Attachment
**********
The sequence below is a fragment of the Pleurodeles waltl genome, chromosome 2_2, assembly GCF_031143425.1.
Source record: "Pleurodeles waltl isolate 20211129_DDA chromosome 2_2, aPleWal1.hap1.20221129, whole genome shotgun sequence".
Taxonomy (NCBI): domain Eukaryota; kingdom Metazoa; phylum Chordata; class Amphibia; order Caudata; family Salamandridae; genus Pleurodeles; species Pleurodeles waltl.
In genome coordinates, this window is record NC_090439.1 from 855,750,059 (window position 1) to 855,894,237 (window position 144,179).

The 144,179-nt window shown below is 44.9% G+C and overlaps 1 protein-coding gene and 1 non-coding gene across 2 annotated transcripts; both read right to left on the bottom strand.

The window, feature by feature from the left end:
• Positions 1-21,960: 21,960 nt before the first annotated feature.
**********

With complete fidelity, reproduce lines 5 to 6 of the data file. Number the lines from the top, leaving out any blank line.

The 144,179-nt window shown below is 44.9% G+C and overlaps 1 protein-coding gene and 1 non-coding gene across 2 annotated transcripts; both read right to left on the bottom strand.

The window, feature by feature from the left end: